Apple’s Q3 flat earnings show how much it needs new products
For the past decade, Apple has posted year-over-year revenue growth every quarter. The company announced its Q3 2013 earnings yesterday, posting revenue of $35.3 billion. While that beats the $35 billion posted in the same quarter a year ago -- it’s a tight 1 percent growth this time around.
Apple also reported a net profit of $6.9 billion, down from a net profit of $8.8 billion in the same quarter last year. However, average sale prices are lower now, at $581, compared with $608 a year ago.
Apple said it sold 31.2 million iPhones, a record for the June quarter, compared to 14.6 million this time last year.
The company also saw its first ever year-over-year decline in iPads, having sold 14.6 million during the quarter, compared to 17 million in the year-ago quarter (down 14 percent). Apple hasn’t launched any new iPads this year, and the market has had time to settle down, explaining some of the drop. The wide range of tablets from other tech firms will likely have had some impact also.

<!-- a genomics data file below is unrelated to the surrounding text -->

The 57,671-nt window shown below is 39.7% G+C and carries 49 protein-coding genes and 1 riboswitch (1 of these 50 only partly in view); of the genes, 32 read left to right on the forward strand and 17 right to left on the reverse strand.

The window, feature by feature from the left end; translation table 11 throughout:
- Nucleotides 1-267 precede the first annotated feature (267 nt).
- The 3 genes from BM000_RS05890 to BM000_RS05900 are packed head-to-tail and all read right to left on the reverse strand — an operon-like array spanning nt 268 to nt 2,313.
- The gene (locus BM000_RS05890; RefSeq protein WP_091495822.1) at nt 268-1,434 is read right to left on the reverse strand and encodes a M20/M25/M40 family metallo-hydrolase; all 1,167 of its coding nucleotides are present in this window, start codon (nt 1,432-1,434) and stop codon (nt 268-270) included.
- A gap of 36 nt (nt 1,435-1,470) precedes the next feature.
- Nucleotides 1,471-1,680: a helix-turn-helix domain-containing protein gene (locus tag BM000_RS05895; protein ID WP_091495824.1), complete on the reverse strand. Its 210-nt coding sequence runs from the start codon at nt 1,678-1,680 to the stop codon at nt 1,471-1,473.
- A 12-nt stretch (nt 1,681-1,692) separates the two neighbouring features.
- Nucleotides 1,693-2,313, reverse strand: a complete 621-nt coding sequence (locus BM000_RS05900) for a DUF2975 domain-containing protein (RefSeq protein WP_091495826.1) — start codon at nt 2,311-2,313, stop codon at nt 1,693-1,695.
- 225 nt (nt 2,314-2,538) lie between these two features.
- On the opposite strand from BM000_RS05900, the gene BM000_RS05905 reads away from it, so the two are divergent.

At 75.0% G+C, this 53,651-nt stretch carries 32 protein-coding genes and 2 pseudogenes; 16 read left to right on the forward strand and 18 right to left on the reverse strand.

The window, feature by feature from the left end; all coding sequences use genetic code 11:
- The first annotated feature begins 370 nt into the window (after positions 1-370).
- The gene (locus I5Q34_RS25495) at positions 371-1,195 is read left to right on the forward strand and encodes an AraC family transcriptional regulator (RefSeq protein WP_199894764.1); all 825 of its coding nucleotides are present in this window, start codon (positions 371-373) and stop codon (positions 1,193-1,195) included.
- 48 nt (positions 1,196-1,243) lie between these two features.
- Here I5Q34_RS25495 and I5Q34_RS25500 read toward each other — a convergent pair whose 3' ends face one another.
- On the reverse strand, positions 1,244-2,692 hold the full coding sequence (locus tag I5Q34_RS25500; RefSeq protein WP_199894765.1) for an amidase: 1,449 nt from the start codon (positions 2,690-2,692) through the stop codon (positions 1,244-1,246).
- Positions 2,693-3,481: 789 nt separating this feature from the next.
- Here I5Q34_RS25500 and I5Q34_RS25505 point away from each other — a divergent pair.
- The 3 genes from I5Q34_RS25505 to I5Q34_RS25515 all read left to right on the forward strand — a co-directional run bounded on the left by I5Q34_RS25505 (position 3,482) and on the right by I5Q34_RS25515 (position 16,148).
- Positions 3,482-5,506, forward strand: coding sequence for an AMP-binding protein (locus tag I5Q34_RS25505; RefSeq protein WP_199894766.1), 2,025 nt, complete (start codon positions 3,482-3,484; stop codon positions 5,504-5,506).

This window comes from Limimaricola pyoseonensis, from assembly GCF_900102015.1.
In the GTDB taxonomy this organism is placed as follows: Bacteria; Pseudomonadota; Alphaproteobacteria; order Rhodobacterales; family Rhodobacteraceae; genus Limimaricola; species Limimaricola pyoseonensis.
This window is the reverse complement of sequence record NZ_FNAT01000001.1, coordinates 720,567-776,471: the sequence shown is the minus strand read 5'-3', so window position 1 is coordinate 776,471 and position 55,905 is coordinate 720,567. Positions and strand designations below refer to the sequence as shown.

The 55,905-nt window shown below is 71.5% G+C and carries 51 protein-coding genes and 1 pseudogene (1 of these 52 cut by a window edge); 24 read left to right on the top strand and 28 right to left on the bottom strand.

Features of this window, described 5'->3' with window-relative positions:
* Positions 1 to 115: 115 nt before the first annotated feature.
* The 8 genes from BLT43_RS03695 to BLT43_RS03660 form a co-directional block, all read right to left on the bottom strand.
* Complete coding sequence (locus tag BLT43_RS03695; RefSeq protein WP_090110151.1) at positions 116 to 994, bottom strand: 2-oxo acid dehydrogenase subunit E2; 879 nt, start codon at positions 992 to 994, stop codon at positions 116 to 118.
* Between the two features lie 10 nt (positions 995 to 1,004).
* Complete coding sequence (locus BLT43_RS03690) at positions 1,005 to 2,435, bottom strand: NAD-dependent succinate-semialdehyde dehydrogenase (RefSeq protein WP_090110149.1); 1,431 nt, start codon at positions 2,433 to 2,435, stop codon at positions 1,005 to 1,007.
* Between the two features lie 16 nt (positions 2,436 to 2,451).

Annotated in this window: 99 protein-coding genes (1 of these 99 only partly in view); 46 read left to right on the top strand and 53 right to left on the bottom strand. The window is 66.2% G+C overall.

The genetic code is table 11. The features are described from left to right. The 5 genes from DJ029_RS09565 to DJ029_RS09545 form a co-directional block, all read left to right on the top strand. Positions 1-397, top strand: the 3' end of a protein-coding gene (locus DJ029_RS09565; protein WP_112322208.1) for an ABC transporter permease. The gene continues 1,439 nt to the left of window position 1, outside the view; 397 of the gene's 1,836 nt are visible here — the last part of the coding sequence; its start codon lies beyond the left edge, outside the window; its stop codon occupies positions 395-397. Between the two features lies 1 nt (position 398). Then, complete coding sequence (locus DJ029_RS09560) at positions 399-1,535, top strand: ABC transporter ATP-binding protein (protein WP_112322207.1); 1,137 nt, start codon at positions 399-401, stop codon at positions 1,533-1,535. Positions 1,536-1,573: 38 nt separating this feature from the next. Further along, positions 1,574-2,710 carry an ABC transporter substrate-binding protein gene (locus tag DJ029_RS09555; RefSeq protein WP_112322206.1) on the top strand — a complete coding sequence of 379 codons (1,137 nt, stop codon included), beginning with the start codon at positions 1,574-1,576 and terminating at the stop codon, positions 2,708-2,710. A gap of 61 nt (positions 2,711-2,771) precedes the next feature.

The company sold 3.8 million Macs this quarter, compared to 4 million in the year-ago quarter.
For Apple's fiscal fourth quarter of 2013, the firm is forecasting revenue between $34 billion and $37 billion.
"We are especially proud of our record June quarter iPhone sales of over 31 million and the strong growth in revenue from iTunes, Software and Services," Tim Cook, Apple’s CEO said. "We are really excited about the upcoming releases of iOS 7 and OS X Mavericks, and we are laser-focused and working hard on some amazing new products that we will introduce in the fall and across 2014".
Apple’s now slowing revenue growth was originally fuelled by the launch of the iPad and backed up by the iPhone’s phenomenal success. Both products were launched with perfect timing, when there was nothing like them on the market. But in recent quarters, Apple has faced increasingly stiff competition, and had only variations of existing products -- the iPad mini being the prime example -- to offer in reply. This has been enough to keep the good ship Apple stable, but isn’t enough to support the rocketing growth the company has been enjoying. For that, Apple will need those "amazing new products" Tim Cook mentioned.